The Force

The banality of evil is laid bare in Hampshire

“Unprecedented" being one of the most exhaustingly overused words in the English language, it would be something of an understatement to say that I treated with scepticism the claim that the makers of The Force (started 13 October, 9pm, Channel 4) had gained "unprecedented access" to Hampshire Constabulary. What police force in its right mind would enable such access? And even if it did, wouldn't that be tricky from a legal point of view?

So, although I knew that the series had been directed by Patrick Forbes, the genius responsible for the BBC's sublime documentaries about English Heritage, I had pretty much convinced myself that I was in for a réalité version of Crimewatch, all boring coppers talking in boring voices about "disgusting crimes" and "terrible tragedies" - the only difference being that, rather than having to suck in their bellies for the benefit of Kirsty Young, these detectives would demolish Kit Kats, and other vending machine delights, with slobbish abandon.

But I was wrong, and not only about the slobbishness (our hero, DCI Jason Hogg, looks about 12 and has a degree in theology from Oxford; he probably prefers yoghurt to saturated fats). The Force is compelling television, the kind that you watch with a queasy feeling, and all your fingers crossed. It has been carefully made, over a period of several years, and beautifully edited, and it tells you a great deal more about 21st-century Britain than anything in Ian Rankin.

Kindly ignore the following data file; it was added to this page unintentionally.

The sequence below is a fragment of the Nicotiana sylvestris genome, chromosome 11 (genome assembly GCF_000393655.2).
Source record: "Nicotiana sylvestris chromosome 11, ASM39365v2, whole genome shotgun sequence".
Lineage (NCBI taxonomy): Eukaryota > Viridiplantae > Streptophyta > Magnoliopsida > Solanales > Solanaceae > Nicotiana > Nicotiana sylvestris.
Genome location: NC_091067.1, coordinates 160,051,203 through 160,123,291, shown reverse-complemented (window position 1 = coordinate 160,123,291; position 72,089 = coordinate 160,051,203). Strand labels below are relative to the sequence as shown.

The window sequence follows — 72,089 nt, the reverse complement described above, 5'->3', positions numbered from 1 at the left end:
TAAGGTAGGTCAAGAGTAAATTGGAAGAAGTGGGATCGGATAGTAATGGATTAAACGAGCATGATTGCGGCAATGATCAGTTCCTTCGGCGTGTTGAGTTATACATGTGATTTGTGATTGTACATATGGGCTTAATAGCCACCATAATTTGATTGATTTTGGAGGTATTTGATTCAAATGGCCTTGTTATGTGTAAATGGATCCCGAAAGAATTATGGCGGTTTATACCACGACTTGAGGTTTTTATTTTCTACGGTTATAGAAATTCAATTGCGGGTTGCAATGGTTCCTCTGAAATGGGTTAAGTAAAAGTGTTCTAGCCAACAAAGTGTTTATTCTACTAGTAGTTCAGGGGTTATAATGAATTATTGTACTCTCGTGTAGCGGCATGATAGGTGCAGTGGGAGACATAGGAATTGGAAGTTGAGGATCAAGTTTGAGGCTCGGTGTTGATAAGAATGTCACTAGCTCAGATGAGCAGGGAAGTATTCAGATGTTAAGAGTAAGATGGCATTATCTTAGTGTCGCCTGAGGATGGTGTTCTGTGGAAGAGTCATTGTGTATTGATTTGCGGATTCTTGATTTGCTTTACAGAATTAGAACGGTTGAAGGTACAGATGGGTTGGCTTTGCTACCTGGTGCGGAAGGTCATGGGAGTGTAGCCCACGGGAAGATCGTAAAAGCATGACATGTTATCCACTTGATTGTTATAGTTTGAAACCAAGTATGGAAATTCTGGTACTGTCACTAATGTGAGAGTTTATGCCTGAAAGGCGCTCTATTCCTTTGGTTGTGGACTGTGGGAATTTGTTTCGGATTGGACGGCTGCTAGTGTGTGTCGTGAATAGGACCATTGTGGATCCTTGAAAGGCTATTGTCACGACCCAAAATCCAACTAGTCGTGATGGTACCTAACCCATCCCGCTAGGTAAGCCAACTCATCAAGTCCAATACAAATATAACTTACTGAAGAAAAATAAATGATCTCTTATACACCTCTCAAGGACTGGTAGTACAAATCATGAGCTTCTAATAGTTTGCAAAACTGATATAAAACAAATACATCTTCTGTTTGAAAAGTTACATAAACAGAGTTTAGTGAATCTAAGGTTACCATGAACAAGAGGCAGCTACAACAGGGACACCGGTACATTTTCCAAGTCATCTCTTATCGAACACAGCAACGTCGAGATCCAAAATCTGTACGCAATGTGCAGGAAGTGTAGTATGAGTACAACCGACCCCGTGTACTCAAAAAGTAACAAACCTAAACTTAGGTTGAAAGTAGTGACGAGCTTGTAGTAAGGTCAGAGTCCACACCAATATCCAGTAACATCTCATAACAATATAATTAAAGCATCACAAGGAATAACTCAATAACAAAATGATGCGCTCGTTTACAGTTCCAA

Murder, it turns out, is just as horrifying as the crime writers would have it, but it is also more banal. It happens in bedsits and flats and suburban houses, on ordinary spring afternoons, with the traffic going by and the television blaring out on the other side of a party wall, and often for no greater or more exciting reason than that one human being has annoyed another. As for the clean-up, murderers must be practical, and there is something almost comical in the way they set about disposing of evidence. You'd laugh out loud if it weren't that someone's mother, or sister, or daughter is in the suitcase they must now drag uneasily behind them.

In the first film, a charred body was found in a suitcase by a rural footpath. I don't have space to describe precisely how detectives deduced that the body belonged to Sylwia Sobczak, a 26-year-old Polish woman who worked at a London hotel, and that the man who disposed of it was her colleague and sometime lover, 27-year-old Ziaul Haque. It was complicated. Who knew that a sample taken from a blackened corpse can prove whether the petrol that made it so was from BP, or Total? But in any case, it was only after we had names and faces that the film really began to work on me. By now, I understood that Haque was guilty; if he'd been innocent, we would not be seeing his face like this.

Yet somehow this didn't matter. There was high drama, and deep pathos, in the smaller mysteries that radiated from the centre of the story like spokes on a wheel. Where had this nervous, nondescript man, whose interviews under caution we heard, but did not see, been living for the past two months? Was it where Sylwia had died? Why had he killed her? On and on the police went, chipping away at his stories, his bank accounts and his mobile-phone records until, finally, they pitched up at a two-bedroomed high rise in Hackney, in the East End.